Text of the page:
Fiber lasers Are Increasing to 50 Kilowatts and More

Diode pumping of a dual-clad fiber laser can be from the end or the side, but light must enter at an angle close to the axis of the fiber so the pump light (blue) can be guided within the outer core. The laser species is doped into the inner core (red), which confines laser emission

Single-mode Fiber laser powers are reaching 10 kW, and multimode powers to 50 kW. Fiber lasers are going beyond industrial applications to become candidates for battlefield deployment as high-energy laser weapons.

Like other diode-pumped lasers, fiber lasers essentially convert the raw low-quality pump laser output into a much higher-quality laser beam that can be used in applications from medicine and materials-working to weapons. The fiber geometry has two important advantages for high-power operation: efficient conversion of pump power into output in a high-quality beam, and good dissipation of the inevitable waste heat.

The active species in most fiber lasers is ytterbium, chosen because the small quantum defect–the difference between energy of pump and output photons–is only about 6% when pumping a 1035 nm Yb-fiber laser on its 975 nm absorption line. In contrast, the quantum defect of a 1064 nm neodymium laser pumped on its 808 nm absorption line is 20%. The small quantum defect helps allow optical-to-optical pumping efficiency to exceed 60% for ytterbium-fiber lasers. With electrical-to-optical conversion efficiency of 50% for pump diodes, that means wall-plug efficiency can reach 30%.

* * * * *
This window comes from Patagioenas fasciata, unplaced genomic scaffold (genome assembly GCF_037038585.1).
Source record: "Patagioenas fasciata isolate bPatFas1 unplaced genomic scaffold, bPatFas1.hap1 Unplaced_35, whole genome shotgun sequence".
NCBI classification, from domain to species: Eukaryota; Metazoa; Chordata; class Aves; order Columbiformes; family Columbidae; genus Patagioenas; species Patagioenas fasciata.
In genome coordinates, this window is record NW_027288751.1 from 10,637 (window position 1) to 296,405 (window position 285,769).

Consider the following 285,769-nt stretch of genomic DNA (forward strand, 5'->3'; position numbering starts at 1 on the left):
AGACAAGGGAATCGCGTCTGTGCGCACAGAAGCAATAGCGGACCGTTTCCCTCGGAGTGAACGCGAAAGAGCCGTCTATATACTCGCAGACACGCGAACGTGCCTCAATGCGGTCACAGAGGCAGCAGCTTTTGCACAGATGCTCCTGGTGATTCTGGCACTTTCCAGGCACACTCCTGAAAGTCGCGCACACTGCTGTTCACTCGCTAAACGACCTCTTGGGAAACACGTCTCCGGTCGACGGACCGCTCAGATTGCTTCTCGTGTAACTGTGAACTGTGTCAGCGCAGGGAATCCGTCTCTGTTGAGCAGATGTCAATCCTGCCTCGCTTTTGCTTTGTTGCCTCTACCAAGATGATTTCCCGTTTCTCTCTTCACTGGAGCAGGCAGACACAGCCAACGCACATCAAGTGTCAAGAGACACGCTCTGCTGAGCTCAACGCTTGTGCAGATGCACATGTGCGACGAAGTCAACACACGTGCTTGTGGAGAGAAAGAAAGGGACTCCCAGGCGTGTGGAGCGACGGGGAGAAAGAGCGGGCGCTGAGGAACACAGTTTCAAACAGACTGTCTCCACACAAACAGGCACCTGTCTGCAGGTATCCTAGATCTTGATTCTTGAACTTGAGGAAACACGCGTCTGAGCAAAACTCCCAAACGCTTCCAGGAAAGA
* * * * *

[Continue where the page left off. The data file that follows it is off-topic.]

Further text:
Producing higher powers comes at a steep cost in beam quality. Yusin said IPG’s 50 kW laser has a beam quality M2 of 33, although with 170 kW of power needed to generate the multimode beam, its wall-plug efficiency is higher than the single-mode laser. The output comes from combining the beams from an array of 1.1 kW modules in a single length of 200 µm core output fiber. The whole system is about the size of three large refrigerators

Raw power is far from the only story. Nilsson is working on wavelength conversion and Raman fiber lasers. Others are working on ultrafast fiber lasers